On the 12th, the sun sets at about 17h00 SAST (there will be some variance according to your location), with the planets reaching the horizon about two hours later. The Moon will set at approximately 18h25 on the 11th (and of course later on the following days, as it moves from west to east through the sky). During the intervening time between sunset and the planets setting, the sky will naturally darken progressively. Given the proximity of the celestial bodies to the horizon during that time, it should be possible to include interesting foreground detail illuminated by twilight.

ASSA invites all who are interested, to submit their photos of this event. The best three, as judged by Chris Stewart (ASSA President) and Martin Heigan (ASSA Imaging Section Director) will be featured in the 2022 Sky Guide (with the photographer of course being credited), and the photographers will each receive five copies of that Sky Guide.

Find out more about the photographic challenge 


April 2021

The Botswana super-bolide and meteorites from asteroid 2018 LA

Meteorite MP-19, found by Tim Cooper in Central Kalahari Game Reserve on October 12, 2018. Image courtesy Dr Peter Jenniskens.

Almost three years since the entry of asteroid 2018 LA into the atmosphere over Botswana on June 2, 2018, the scientific results generated by sixty-six authors, collectively known as the ‘2018 LA Consortium’, and after an in-depth analysis of the recovered meteorites from 2018 LA, are now out in an article in Meteoritics and Planetary Science.

Discovered just a few hours earlier, asteroid 2018 LA entered earth’s atmosphere at 16h44 UT, and resulted in a bolide which reached magnitude -23 during its disruption at an altitude of 27.8 km.  The resultant explosion deposited meteorites over a strewn field located in the northern part of the Central Kalahari Game Reserve (CKGR) in Botswana.  Several videos were secured which captured the visible passage of the bolide, including the bright explosion, which enabled a precise determination of the location at which the disruption occurred.  The screen grabs at right show the passage as seen from a commercial property in Gaborone just prior to the disruption of the meteor.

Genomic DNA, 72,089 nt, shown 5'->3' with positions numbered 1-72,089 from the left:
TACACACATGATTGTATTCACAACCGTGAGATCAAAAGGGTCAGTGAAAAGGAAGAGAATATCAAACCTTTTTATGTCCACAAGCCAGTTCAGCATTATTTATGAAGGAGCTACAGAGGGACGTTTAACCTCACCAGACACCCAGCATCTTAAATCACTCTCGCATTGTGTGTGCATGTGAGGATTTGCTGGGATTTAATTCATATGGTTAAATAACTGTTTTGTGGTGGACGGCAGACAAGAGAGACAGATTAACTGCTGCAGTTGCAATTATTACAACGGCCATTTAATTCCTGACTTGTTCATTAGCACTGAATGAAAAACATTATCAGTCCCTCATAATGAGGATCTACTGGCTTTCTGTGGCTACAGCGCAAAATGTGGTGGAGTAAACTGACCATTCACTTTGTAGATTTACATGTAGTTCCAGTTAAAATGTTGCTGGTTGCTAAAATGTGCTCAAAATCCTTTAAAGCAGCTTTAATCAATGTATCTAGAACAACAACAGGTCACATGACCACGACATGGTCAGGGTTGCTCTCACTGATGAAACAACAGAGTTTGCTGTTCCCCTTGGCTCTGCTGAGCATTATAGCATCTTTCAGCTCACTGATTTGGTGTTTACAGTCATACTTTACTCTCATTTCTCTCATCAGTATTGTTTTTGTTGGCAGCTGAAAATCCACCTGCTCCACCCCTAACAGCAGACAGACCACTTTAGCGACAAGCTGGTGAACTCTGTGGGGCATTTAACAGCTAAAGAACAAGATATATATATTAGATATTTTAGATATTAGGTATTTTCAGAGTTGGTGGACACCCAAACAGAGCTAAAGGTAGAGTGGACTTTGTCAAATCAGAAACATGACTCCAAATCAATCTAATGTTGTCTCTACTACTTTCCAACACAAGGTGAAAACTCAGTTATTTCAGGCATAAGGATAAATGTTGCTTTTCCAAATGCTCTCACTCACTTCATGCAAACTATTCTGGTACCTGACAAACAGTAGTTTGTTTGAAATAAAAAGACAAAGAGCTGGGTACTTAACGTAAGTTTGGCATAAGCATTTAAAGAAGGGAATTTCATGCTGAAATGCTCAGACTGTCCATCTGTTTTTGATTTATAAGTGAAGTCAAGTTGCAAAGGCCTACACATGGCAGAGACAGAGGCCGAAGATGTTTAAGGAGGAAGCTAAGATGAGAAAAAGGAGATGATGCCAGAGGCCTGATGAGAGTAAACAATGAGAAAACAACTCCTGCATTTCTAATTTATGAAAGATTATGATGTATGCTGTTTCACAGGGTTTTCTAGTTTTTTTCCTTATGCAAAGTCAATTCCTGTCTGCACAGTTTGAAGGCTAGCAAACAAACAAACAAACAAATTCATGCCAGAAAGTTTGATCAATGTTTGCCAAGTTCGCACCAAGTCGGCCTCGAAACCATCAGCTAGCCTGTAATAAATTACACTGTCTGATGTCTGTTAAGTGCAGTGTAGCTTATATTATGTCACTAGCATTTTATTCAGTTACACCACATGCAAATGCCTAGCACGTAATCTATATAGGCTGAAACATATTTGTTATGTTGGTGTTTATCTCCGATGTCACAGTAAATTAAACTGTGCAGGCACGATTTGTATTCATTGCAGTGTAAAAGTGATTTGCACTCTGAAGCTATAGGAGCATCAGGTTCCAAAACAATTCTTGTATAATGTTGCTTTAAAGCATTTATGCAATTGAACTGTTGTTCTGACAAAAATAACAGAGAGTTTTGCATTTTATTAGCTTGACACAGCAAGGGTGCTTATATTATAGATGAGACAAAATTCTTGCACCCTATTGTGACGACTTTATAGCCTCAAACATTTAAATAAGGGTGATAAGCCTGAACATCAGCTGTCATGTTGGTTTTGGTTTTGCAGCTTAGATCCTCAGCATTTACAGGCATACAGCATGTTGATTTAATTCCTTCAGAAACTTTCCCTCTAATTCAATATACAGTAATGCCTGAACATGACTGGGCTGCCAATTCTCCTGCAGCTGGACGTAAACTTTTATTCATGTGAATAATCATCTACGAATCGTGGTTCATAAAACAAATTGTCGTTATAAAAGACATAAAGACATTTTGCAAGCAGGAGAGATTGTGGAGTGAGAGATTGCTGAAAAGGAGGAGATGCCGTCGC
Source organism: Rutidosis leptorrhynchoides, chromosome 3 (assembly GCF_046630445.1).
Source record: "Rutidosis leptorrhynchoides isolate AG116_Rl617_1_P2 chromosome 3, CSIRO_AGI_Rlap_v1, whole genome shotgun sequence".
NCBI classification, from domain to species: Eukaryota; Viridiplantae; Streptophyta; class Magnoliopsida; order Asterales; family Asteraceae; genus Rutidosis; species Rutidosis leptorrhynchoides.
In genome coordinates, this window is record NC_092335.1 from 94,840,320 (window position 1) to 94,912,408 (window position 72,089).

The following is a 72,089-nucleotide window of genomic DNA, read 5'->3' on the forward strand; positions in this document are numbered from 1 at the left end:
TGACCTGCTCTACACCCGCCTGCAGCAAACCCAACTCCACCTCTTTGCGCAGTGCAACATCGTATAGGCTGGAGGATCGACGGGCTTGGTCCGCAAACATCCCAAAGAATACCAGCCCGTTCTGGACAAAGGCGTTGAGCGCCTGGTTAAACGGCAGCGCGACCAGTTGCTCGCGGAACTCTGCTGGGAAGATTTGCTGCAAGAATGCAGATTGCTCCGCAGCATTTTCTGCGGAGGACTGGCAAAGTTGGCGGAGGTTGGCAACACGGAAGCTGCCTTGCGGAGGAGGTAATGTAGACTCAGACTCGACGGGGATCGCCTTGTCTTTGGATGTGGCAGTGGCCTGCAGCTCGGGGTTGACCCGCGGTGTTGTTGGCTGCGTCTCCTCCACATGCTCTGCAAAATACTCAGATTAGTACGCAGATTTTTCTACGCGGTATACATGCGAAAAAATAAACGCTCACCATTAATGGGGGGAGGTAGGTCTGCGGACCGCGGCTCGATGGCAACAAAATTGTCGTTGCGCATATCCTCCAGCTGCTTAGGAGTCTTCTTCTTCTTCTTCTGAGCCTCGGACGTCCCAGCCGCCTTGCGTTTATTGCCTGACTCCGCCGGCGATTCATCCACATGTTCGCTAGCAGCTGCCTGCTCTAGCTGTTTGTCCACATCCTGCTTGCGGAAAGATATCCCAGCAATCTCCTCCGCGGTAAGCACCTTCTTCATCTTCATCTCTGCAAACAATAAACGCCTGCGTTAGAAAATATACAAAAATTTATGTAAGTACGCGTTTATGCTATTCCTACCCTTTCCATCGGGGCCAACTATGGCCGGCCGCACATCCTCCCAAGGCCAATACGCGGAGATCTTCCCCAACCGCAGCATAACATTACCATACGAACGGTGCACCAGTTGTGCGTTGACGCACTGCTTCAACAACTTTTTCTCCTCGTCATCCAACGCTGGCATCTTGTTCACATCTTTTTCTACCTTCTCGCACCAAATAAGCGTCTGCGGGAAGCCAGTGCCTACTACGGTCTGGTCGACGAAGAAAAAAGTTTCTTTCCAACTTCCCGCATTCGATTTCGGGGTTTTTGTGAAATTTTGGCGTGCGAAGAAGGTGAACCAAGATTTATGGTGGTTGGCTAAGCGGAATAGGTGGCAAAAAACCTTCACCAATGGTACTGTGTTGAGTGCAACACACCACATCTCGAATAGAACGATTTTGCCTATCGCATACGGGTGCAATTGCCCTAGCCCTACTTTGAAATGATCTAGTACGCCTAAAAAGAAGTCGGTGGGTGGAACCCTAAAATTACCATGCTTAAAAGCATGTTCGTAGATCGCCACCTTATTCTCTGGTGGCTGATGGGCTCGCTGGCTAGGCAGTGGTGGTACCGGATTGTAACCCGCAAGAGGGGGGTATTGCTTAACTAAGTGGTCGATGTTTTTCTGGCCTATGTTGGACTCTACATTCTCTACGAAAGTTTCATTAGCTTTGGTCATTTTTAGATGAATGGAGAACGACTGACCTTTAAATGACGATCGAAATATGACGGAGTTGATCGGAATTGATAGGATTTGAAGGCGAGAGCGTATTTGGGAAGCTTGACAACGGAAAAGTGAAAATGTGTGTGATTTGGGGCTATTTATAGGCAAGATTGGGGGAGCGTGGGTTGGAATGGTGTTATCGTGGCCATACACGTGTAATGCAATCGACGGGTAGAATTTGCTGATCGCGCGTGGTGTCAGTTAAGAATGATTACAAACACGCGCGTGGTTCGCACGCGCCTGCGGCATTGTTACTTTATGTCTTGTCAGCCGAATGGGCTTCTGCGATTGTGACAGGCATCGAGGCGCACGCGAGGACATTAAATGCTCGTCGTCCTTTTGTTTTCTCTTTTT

Left: Screen grabs of the bolide from a security camera in Gaborone. Images reproduced with kind permission of Beverly Lombard.

ASSA’s Tim Cooper calibrated videos of the bolide to help determine the location of the strewn field and also calibrated the footage which enabled photometry and subsequently the construction of the light curve of the meteor.  An initial search during June 18-23, 2018 found one meteorite (MP-01), now referred to as Motopi Pan.  Following revised astrometry, a new search was mounted with a team comprising members from the Botswana Geophysics Institute, Okavango Research Institute, Department of National Museum and Monuments (Botswana), the Department of Wildlife & National Parks, the Astronomical Society of Southern Africa (ASSA) and under the guidance of meteor astronomer Dr Peter Jenniskens from the SETI Institute.  The search during October 9-12, 2018 found an additional 22 fragments of asteroid 2018 LA, all collectively known as Motopi Pan, and including fragment MP-19 (image top left) found by Tim Cooper on October 12, 2018.  The discovery of these fragments now enabled a complete characterisation of the meteorites from asteroid 2018 LA, and determination of its origin in the solar system.